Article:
A beginner’s guide to data governance

As we saw in last month’s article (“Why data quality matters”), the issue of data quality is becoming an essential point of basic good practice for all scholarly publishers. So, having noted the pitfalls of bad data and the benefits of good data, what practical steps can you take to improve things?

This is where the emerging business practice of ‘data governance’ comes into play. There’s a very good Wikipedia article about data governance, but in short it can be defined as “a set of processes that ensures that important data assets are formally managed … and that data can be trusted”. From a publisher’s perspective, the basic steps to put in place a data governance programme can be summed up as follows:

Data Quality Process

1. Plan & Prioritise. This is an essential first step in order to agree objectives, allocate resources, and gain management buy-in for the importance of good quality data as a business asset. Also, not all data is equal! So, it’s very important to assess how data is actually used, and from there to identify the most important data elements to audit and clean. For example, you’ll probably decide that Name, Address and Email details are a very high priority.

2. Audit & Analyse. The next step is to audit the quality of your existing data, which will be held in various different places (e.g. authors, subscribers, members, etc.) This allows you to profile your data and gain visibility of what’s good and bad. It will include various tests and checks, including blank vs populated fields, validation (of emails, countries, postcodes, etc.), finding outliers (unusually low or high dates and numbers), and so on.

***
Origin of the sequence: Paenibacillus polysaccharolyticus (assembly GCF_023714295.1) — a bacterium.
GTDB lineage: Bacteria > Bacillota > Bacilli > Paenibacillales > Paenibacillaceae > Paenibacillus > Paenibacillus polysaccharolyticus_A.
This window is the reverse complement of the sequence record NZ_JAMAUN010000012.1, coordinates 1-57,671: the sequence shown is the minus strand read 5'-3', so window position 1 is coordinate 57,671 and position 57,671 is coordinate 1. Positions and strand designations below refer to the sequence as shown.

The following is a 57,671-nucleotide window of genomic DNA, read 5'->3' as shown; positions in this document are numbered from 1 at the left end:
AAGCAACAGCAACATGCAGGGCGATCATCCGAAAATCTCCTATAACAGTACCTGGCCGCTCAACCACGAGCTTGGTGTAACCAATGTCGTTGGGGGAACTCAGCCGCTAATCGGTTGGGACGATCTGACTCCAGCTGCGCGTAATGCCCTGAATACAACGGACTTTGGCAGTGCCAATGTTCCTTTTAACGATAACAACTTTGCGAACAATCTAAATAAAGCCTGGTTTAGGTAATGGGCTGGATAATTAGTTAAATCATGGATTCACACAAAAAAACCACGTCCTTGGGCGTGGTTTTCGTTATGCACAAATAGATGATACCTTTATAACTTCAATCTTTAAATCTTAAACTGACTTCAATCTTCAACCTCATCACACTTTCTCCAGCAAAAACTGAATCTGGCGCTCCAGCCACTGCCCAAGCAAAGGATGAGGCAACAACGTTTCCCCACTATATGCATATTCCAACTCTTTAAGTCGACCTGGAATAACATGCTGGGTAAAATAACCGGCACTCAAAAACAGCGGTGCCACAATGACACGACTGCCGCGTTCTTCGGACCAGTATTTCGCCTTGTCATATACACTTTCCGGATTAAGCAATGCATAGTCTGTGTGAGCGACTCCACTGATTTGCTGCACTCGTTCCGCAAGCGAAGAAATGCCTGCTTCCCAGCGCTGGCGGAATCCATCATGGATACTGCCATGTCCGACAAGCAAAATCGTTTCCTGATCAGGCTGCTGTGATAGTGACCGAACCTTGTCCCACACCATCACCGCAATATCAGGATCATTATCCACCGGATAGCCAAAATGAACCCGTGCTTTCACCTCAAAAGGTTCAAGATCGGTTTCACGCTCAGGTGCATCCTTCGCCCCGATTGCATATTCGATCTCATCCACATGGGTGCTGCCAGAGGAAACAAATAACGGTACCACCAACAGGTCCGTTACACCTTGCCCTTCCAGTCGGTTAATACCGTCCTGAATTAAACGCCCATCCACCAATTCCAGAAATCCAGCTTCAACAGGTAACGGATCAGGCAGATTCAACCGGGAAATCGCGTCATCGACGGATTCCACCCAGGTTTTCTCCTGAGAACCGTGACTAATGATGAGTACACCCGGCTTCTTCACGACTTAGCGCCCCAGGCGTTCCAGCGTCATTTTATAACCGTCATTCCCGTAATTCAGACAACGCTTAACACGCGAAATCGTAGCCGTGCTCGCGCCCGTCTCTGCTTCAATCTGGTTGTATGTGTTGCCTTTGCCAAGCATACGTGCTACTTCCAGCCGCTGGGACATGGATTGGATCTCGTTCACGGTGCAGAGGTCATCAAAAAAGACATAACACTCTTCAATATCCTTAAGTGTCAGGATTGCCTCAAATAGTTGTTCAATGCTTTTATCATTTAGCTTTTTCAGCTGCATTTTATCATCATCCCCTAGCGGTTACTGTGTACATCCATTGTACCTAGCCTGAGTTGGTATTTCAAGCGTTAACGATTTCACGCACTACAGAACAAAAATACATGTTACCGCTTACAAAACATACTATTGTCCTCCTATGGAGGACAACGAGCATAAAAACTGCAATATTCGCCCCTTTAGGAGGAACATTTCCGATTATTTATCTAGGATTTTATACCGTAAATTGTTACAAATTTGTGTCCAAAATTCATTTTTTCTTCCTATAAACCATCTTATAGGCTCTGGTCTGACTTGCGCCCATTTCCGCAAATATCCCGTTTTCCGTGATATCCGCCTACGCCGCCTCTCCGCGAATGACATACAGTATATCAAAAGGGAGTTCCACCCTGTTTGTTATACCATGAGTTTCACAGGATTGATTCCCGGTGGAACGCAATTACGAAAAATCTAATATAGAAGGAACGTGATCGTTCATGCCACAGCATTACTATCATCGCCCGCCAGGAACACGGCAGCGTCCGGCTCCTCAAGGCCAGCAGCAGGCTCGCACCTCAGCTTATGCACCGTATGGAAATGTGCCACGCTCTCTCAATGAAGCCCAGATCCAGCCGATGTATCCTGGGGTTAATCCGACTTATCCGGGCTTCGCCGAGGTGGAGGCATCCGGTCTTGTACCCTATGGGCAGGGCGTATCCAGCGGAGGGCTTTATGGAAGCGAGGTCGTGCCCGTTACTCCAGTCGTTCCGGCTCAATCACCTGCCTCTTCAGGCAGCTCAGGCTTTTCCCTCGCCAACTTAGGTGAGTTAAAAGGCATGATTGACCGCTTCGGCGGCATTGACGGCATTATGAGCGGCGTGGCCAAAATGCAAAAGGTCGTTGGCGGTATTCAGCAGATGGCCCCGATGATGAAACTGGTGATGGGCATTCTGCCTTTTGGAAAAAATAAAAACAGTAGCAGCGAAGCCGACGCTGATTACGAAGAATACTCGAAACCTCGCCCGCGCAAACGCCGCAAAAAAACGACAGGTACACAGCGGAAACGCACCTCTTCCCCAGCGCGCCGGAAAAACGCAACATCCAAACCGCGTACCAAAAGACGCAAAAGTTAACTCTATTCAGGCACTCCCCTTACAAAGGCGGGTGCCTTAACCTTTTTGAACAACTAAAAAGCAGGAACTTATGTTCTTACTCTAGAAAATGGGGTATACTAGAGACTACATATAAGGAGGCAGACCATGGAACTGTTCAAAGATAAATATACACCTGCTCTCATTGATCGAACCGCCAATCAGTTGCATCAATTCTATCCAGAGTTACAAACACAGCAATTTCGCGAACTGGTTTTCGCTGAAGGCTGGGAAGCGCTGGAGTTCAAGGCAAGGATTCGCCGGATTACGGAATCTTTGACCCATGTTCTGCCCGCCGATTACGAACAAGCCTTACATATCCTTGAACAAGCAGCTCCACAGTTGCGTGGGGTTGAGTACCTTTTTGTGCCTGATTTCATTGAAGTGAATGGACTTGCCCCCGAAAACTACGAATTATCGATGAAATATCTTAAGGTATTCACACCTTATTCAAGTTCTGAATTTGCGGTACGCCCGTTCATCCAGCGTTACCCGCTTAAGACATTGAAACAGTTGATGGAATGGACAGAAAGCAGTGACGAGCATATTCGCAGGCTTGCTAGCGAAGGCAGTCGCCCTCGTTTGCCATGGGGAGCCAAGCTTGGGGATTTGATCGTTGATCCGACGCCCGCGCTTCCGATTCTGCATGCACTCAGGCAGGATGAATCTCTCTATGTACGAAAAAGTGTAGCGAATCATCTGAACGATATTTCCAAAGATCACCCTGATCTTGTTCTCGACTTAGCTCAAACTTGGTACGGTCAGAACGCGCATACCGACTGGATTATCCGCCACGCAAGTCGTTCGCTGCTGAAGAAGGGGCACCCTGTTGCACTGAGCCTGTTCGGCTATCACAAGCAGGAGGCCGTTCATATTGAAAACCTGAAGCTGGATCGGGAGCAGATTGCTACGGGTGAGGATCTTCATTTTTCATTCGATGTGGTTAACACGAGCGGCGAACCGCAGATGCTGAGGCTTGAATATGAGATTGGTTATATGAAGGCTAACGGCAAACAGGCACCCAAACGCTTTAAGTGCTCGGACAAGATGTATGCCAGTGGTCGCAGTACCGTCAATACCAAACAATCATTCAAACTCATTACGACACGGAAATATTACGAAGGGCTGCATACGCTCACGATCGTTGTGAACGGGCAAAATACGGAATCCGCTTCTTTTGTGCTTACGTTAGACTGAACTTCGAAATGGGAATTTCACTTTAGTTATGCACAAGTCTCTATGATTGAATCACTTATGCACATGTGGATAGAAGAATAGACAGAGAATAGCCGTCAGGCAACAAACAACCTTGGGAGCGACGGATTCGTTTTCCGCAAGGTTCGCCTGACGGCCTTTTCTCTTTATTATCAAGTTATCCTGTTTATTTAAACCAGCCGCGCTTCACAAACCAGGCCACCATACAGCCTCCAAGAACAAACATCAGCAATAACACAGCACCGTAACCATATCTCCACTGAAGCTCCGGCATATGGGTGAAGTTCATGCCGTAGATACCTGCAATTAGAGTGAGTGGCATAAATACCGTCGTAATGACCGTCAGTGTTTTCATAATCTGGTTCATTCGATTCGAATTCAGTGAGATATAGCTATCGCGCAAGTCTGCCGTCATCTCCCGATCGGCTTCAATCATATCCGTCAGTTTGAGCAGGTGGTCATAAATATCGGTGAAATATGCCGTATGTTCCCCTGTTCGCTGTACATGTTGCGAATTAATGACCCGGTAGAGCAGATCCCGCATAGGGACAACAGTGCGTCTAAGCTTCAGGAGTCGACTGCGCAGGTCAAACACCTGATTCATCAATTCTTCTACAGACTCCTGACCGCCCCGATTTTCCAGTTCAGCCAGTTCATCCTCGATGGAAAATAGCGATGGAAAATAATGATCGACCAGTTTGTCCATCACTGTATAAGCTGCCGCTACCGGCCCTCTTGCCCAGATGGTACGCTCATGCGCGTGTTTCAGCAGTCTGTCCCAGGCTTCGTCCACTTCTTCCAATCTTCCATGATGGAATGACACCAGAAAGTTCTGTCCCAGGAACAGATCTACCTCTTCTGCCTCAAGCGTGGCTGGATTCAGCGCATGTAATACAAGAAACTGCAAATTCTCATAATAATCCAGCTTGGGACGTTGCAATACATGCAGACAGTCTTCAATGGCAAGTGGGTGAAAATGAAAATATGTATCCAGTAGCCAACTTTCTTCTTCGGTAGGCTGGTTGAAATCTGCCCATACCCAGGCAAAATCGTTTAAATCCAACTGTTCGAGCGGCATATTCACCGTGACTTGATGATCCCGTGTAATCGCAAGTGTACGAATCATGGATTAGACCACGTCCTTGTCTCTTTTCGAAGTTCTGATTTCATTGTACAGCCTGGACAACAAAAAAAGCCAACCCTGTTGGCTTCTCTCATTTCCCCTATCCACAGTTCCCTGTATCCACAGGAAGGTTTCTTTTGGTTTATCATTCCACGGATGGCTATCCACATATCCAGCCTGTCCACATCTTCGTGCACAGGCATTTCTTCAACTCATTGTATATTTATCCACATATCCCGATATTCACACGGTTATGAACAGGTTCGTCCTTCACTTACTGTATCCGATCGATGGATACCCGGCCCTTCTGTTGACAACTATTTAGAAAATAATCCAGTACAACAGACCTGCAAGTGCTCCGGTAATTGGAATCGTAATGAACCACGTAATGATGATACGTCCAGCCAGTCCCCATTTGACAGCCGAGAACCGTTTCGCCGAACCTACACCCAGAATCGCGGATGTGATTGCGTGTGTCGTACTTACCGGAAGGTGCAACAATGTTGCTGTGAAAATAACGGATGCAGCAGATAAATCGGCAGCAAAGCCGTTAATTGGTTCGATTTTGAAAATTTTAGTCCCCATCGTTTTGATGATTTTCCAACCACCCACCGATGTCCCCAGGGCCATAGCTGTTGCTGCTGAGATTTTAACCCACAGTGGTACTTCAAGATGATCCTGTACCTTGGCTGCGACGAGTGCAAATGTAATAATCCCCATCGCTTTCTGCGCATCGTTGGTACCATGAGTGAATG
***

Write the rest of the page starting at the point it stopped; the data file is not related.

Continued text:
3a. Clean Existing Data. Having identified the most important problem areas, the next challenge is to take steps to clean up your existing data. In some cases that can be automated (e.g. correcting a country of ‘London’ to ‘United Kingdom’) and in other cases that may require extra info from the customer (e.g. a missing email address), which you might plan to capture from them next time they log in (a technique known as “progressive profiling”).

3b. Improve Data Capture. The other side of data clean-up involves making improvements to the way data is entered in the first place (e.g. your online registration forms). If poor quality data is being entered, can extra checks be added at the point of data entry to prevent that happening in future? Those checks might include required fields, email validation, and so on.

4. Ongoing Monitoring. And of course, data clean-up isn’t a one-time task. Regular auditing, spot checks, and tracking reports over time will ensure that your data stays clean. Creating dashboards can be a useful way to define and track key data quality measures – to ensure that your data governance programme is having the desired effect.

If you’d like to discuss how DataSalon can help you with data quality and data governance, just contact us requesting further details.

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